How to Compare the Size of an Atom

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When comparing atoms to larger objects -- with a large disparity in size -- orders of magnitude show how to quantify the size differences. Orders of magnitude allow you to compare the approximate value of an extremely small object, such as the mass or diameter of an atom, to a much larger object. You can determine the order of magnitude using scientific notation to express these measurements and quantify the differences.

TL;DR (Too Long; Didn't Read)

To compare the size of a large atom to a much smaller atom, the orders of magnitude allow you to quantify the size differences. Scientific notations help you to express these measurements and assign a value to the differences.

The Tiny Size of Atoms

The average diameter of an atom is 0.1 to 0.5 nanometers. One meter contains 1,000,000,000 nanometers. Smaller units, such as centimeters and millimeters, typically used to measure small objects that can fit within your hand, are still much larger than a nanometer. To carry this further, there are 1,000,000 nanometers in a millimeter and 10,000,000 nanometers in a centimeter. Researchers sometimes measure atoms in ansgtoms, a unit that equals 10 nanometers. The size range of atoms is 1 to 5 angstroms. One angstrom equals 1/10,000,000 or 0.0000000001 m.

Units and Scale

The metric system makes it easy to convert between units because it is based on powers of 10. Each power of 10 is equal to one order of magnitude. Some of the more common units for measuring length or distance include:

  • Kilometer = 1000 m = 103 m
  •  Meter = 1 m = 101 m
  •  Centimeter = 1/100 m = 0.01 m = 10-2 m
  •  Millimeter = 1/1000 m = 0.001 m = 10-3 m
  •  Micrometer = 1/1,000,000 m = 0.000001 m = 10-6 m
  •  Nanometer = 1/1,000,000,000 m = 0.000000001 m = 10-9 m
  •  Angstrom = 1/10,000,000,000 m = 0.00000000001 m = 10-10 m

Powers of 10 and Scientific Notation

Express powers of 10 using scientific notation, where a number, such as a, is multiplied by 10 raised by an exponent, n. Scientific notation uses the exponential powers of 10, where the exponent is an integer that represents the number of zeros or decimal places in a value, such as: a x 10n

The exponent makes large numbers with a lengthy series of zeros or small numbers with many decimal places much more manageable. After measuring two objects of vastly different sizes with the same unit, express the measurements in scientific notation to make it easier to compare them by determining the order of magnitude between the two numbers. Calculate the order of magnitude between two values by subtracting the difference between its two exponents.

For example, the diameter of a grain of salt measures 1 mm and a baseball measures 10 cm. When converted to meters and expressed in scientific notation, you can easily compare the measurements. The grain of salt measures 1 x 10-3 m and the baseball measures 1 x 10-1 m. Subtracting -1 from -3 results in an order of magnitude of -2. The grain of salt is two orders of magnitude smaller than the baseball.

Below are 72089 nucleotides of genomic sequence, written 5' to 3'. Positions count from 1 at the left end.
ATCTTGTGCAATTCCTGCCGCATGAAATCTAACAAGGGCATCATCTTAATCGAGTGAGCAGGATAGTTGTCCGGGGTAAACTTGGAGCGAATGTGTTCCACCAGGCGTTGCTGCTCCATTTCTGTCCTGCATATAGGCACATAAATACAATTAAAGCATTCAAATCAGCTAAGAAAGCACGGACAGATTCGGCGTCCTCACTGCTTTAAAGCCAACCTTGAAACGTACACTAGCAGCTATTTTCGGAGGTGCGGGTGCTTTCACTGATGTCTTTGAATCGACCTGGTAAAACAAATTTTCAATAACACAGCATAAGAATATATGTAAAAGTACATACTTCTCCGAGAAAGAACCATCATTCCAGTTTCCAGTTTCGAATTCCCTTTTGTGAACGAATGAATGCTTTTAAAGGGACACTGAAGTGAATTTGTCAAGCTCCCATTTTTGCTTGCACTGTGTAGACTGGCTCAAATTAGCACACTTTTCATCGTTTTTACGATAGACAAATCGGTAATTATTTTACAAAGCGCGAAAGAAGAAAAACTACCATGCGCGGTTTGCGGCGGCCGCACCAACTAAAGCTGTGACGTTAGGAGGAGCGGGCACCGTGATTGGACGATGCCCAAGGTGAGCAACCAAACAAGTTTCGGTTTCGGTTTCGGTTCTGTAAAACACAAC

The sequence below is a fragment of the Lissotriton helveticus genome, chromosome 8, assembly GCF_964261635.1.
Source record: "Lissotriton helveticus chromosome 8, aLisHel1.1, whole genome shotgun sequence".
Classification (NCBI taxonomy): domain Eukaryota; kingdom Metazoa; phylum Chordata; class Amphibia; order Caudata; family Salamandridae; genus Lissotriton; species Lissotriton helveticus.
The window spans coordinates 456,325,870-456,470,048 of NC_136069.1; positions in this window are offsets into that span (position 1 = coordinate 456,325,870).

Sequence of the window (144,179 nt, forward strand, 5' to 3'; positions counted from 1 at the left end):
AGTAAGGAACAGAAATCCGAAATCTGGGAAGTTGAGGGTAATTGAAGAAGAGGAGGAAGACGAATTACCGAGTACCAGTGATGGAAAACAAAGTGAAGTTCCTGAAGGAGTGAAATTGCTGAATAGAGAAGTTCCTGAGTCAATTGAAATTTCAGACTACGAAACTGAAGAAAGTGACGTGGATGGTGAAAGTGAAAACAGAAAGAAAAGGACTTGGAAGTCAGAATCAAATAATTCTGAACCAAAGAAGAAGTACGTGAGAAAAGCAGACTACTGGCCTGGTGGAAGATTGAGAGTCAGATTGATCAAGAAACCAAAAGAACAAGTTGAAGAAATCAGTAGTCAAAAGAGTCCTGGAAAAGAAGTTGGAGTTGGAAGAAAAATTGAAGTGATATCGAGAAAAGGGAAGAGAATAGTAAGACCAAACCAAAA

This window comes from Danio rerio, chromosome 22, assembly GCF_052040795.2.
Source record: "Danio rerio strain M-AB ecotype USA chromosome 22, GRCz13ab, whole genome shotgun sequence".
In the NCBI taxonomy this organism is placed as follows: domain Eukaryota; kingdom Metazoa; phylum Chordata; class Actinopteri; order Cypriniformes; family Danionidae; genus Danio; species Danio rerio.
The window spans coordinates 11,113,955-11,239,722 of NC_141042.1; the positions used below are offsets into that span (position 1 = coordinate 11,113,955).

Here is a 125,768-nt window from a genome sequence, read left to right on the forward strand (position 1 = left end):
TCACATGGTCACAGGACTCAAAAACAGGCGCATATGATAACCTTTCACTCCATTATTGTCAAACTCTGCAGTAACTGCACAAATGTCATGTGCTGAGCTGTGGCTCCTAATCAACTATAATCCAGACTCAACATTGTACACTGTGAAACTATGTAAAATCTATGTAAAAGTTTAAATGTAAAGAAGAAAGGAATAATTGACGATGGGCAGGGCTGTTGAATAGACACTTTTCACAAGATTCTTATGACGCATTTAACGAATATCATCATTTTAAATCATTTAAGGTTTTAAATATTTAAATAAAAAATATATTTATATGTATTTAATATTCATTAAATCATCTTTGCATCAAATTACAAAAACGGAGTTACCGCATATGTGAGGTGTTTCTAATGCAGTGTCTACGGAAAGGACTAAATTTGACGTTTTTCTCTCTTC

Comparing Atoms with Larger Objects

Comparing the size of an atom to objects large enough to see without a microscope requires much greater orders of magnitude. Suppose you compare an atom that has a diameter of 0.1 nm with a size AAA battery that has a diameter of 1 cm. Converting both units to meters and using scientific notation, express the measurements as 10-10 m and 10-1 m, respectively. To find the difference in the orders of magnitude, subtract the exponent -10 from the exponent -1. The order of magnitude is -9, so the diameter of the atom is nine orders of magnitude smaller than the battery. In other words, one billion atoms could line up across the diameter of the battery.

The thickness of a sheet of paper is about 100,000 nanometers or 105 nm. A sheet of paper is about six orders of magnitude thicker than an atom. In this example, a stack of 1,000,000 atoms would be the same thickness as sheet of paper.

Using aluminum as a specific example, an aluminum atom has a diameter of about 0.18 nm compared with a dime that has a diameter of about 18 mm. The diameter of the dime is eight orders of magnitude greater than the aluminum atom.

Blue Whales to Honeybees

For perspective, compare the masses of two objects that can be observed without a microscope and are also separated by several orders of magnitude, such as the mass of a blue whale and a honeybee. A blue whale weighs about 100 metric tons, or 108 grams. A honeybee weighs about 100 mg, or 10-1 g. The whale is nine orders of magnitude more massive than the honeybee. One billion honeybees have about the same mass as one blue whale.

References

About the Author

A.P. Mentzer graduated from Rutgers University with degrees in Anthropology and Biological Sciences. She worked as a researcher and analyst in the biotech industry and a science editor for an educational publishing company prior to her career as a freelance writer and editor. Alissa enjoys writing about life science and medical topics, as well as science activities for children

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